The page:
Wednesday, July 20, 2011

Race to the Bottom ends here

Looks like manufacturing may make a comeback in the United States - this from the LATimes - "Check out the study released this month by the Boston Consulting Group, which concludes that when you compare China's soaring wages and still-low levels of productivity with our stagnating wages and rising levels of productivity, the price advantage of manufacturing in China instead of the U.S. will shrink to insignificance by 2015. Investment in the U.S., says the group, "will accelerate as it becomes one of the cheapest locations for manufacturing in the developed world.""

To prepare for this, there are many pieces arguing for an increased focus on technical skills. The argument goes that most new jobs don't necessarily require a college degree, but they do require some additional training. One of these recent pieces was in RealClearPolitics here , one line from that piece I found especially interesting, ""But Germany and other high-wage countries are doing just fine employment-wise, because they pay scrupulous attention to preparing young people for the jobs there are."

Most argue it's about government commitment to technical skills training, some Governor's, like Haley Barbour in MS, argue it's about destigmatizing industrial arts education. I came across this article in the WSJ.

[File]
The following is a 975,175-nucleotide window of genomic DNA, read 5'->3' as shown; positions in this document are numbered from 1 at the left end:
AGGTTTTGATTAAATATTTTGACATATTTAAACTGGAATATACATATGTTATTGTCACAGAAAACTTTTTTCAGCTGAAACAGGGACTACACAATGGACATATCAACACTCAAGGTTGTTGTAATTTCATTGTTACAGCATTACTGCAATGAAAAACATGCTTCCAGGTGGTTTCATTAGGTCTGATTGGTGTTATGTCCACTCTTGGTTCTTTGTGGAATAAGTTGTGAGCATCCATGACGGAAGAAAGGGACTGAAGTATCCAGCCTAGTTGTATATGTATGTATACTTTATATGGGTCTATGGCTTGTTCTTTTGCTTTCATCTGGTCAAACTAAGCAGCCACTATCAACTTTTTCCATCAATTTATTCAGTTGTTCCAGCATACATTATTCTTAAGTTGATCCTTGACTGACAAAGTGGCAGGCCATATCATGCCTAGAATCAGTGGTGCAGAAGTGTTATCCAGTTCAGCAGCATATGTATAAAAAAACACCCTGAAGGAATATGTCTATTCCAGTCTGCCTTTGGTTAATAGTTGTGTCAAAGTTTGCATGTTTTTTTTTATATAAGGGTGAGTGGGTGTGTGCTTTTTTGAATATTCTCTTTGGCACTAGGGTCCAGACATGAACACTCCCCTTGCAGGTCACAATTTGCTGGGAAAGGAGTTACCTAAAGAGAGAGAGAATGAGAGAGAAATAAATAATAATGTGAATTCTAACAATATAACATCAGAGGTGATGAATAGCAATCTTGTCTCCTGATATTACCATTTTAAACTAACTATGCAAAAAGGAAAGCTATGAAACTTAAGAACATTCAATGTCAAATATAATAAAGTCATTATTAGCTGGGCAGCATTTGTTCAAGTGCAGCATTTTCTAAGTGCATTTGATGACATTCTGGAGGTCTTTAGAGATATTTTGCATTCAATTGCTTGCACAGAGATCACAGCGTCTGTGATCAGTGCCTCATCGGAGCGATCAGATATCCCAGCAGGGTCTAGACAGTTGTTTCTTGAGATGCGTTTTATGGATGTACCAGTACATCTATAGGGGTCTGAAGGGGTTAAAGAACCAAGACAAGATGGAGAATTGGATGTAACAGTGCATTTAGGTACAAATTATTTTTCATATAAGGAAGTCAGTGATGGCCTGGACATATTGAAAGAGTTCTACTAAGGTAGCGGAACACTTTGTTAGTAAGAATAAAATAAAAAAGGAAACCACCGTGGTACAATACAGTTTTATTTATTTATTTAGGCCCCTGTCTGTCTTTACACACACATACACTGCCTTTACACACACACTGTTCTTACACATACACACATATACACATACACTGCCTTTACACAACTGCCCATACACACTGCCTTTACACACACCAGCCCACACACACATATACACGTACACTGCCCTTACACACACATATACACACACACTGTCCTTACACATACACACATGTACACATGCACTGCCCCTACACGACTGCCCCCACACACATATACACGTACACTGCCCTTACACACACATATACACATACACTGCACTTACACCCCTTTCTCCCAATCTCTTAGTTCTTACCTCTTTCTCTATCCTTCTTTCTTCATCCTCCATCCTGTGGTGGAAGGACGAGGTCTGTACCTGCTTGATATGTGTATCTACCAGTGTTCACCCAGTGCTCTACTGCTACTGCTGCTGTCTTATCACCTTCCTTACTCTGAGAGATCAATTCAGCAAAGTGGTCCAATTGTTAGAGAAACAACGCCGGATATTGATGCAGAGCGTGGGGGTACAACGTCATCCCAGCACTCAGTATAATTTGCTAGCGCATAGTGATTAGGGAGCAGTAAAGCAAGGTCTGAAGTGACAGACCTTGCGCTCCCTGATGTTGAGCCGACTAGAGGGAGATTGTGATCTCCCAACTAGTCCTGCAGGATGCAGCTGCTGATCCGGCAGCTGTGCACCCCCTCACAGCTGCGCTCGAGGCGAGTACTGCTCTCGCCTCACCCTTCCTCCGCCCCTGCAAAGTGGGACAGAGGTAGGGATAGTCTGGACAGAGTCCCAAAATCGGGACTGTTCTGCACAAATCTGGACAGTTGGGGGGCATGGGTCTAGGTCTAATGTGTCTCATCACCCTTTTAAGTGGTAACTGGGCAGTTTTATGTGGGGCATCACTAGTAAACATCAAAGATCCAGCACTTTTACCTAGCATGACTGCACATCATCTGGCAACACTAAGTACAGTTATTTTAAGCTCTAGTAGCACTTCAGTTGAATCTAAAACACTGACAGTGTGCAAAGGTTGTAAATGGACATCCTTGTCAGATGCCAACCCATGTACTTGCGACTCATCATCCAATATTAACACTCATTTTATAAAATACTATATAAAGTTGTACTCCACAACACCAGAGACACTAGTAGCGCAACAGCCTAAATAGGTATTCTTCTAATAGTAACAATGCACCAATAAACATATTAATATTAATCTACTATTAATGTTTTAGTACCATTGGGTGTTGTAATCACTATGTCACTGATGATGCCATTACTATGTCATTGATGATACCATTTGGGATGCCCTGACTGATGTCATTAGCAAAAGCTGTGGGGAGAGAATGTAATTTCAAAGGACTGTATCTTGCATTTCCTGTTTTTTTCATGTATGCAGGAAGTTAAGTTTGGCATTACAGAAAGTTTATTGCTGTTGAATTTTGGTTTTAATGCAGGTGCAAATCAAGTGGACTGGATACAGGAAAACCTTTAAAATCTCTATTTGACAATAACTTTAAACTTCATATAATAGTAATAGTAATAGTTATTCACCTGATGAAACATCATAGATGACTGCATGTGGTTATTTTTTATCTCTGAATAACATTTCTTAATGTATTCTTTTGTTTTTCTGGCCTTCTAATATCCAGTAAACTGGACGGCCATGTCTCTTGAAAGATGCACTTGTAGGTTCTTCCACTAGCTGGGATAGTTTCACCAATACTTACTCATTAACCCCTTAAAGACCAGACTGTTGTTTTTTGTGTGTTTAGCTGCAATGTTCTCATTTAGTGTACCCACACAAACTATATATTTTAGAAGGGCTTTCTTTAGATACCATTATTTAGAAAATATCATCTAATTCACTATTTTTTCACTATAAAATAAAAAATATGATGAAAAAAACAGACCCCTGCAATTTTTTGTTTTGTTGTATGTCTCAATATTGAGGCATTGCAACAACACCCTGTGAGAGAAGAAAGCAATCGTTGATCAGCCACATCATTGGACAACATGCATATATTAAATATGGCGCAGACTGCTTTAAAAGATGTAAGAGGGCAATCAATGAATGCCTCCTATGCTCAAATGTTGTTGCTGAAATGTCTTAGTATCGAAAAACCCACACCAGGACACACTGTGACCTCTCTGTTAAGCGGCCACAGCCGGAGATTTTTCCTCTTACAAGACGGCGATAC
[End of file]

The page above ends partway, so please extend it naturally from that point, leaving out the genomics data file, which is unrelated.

Note the type of manufacturing jobs they're training their students for in Germany...

"Volkswagen workers like Ronald Wachendorf, a 50-year-old mechanic, have enjoyed the
shortest work week in the global auto industry: 28.8 hours, pulling down a full week's pay while working a day less than the 40-hour norm at General Motors Corp. and even less than the 35-hour standard at other German car makers."... "In a country that is home to the world's best-paid auto workers, Volkswagen goes even further -- paying $69 an hour, compared with the national average of $44 and the U.S. standard of $34."

28.8 hours a week, $69 an hour = $103,334.40 a year to build car's in Germany

The new Toyota, VW, and BMW plants recently located to MS/TN/SC, and all UAW workers hired since the new contract in 2007,starting wage about $15 an hour.

Is Germany doing fine because "because they pay scrupulous attention to preparing young people for the jobs there are."? Or do technical jobs pay a living wage, work a full day less and offer tremendous benefits when compared to the same job in the U.S., thus people are drawn to them?

The real question for me is, what are we selling to young people when we argue they should be aspiring for that job at the shiny new VW plant in Chattanooga? Perhaps the message is... "well, at least you ain't in China"...

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